STRONG hives and quality stock are the key ingredients to breeding superior queen bees, says a Tasmanian apiarist featured in the latest best practice video developed by the Honey Bee and Pollination Program.
In the third episode in the series, Robbie Charles, from Blue Hills Honey in Mawbanna in the northwest of Tasmania, explains key attributes and processes favoured by their team to breed quality bees.
“Having quiet and strong bees is essential,” Robbie said. “This makes handling the bees an easier and smoother process.”
The beekeeper and honey exporter says good, strong hives are always selected for breeding, and preferably with a two year old queen bee.
“If you’ve got a strong hive then you’ll get a good start every time,” he says.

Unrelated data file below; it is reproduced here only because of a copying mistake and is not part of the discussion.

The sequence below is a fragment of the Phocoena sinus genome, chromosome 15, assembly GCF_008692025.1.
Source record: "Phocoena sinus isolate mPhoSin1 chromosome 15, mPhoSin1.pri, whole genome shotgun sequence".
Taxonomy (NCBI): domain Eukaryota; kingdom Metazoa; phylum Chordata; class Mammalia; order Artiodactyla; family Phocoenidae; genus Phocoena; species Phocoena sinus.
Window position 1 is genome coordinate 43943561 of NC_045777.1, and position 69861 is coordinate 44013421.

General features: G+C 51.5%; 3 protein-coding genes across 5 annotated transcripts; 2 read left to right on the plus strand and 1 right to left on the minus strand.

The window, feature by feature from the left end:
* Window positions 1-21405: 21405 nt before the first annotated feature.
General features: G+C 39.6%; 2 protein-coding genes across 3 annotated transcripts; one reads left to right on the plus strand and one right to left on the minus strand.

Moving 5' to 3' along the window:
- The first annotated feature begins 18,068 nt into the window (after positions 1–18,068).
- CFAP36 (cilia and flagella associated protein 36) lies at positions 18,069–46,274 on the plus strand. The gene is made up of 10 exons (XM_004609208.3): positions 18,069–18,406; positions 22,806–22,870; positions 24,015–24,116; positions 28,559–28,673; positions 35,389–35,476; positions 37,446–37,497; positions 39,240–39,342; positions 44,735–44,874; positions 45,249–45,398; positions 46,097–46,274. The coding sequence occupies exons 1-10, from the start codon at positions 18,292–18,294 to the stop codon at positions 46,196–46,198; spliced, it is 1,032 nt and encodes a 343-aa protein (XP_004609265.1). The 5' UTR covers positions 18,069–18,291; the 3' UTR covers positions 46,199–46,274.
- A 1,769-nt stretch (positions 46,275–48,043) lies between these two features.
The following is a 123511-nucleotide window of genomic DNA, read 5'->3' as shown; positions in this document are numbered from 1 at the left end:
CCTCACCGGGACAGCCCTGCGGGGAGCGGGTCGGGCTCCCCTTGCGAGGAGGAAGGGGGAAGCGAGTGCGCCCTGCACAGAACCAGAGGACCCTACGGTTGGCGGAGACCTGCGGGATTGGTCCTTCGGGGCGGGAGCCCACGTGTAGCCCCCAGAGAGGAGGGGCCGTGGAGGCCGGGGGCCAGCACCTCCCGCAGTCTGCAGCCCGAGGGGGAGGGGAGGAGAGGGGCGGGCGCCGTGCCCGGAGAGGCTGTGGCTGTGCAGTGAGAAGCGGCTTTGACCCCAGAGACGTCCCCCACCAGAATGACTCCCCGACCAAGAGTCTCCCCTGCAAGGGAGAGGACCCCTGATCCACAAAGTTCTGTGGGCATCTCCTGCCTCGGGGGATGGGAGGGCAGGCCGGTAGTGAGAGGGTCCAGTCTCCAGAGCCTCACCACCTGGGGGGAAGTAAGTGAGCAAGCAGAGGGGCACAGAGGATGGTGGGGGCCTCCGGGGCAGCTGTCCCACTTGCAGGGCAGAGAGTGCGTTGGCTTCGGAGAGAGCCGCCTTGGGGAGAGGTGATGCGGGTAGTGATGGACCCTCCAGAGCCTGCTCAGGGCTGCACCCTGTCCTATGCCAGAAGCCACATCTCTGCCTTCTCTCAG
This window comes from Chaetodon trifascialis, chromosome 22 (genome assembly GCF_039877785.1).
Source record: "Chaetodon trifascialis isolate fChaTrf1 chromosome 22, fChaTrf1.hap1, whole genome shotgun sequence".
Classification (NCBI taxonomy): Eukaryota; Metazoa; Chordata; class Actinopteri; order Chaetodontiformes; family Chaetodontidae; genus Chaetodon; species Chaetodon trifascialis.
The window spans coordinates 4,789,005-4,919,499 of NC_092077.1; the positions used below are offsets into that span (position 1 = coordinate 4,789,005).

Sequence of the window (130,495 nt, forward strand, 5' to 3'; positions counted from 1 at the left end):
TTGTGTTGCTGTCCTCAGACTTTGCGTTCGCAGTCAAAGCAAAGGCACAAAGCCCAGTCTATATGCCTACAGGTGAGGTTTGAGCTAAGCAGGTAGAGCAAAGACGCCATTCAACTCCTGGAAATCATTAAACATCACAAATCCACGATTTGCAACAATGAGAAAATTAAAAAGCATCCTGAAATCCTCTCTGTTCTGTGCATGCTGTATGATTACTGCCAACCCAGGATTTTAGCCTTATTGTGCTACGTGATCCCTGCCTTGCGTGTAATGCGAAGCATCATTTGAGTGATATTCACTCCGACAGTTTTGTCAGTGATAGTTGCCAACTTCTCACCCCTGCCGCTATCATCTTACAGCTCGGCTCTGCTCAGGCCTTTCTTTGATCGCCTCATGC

“Very regularly I’m grafting 20 out of 22 cells on a bar and sometimes I get the perfect one.”
Robbie Charles also outlines his suggested ideal timeframe and sizing for grafting, as well as the temperature and feeding schedules he adheres to.
“The message I send is quite simple. Anyone can raise queens and you can use whatever works for your area,” Robbie said. “This to me is as simple as putting petrol in the car.”
Honey Bee and Pollination Program’s Advisory Panel chair Michael Hornitzky said the best practice video featuring Blue Hills Honey follows a previous video showing another technique to breed queens.
“The beekeeping industry is unique and there are many types of techniques and processes utilised that fit within the recommended best practice guidelines,” Dr Hornitzky said.
“Ensuring best practice is met through collaboration, and sharing of knowledge is vital to the health of the industry.”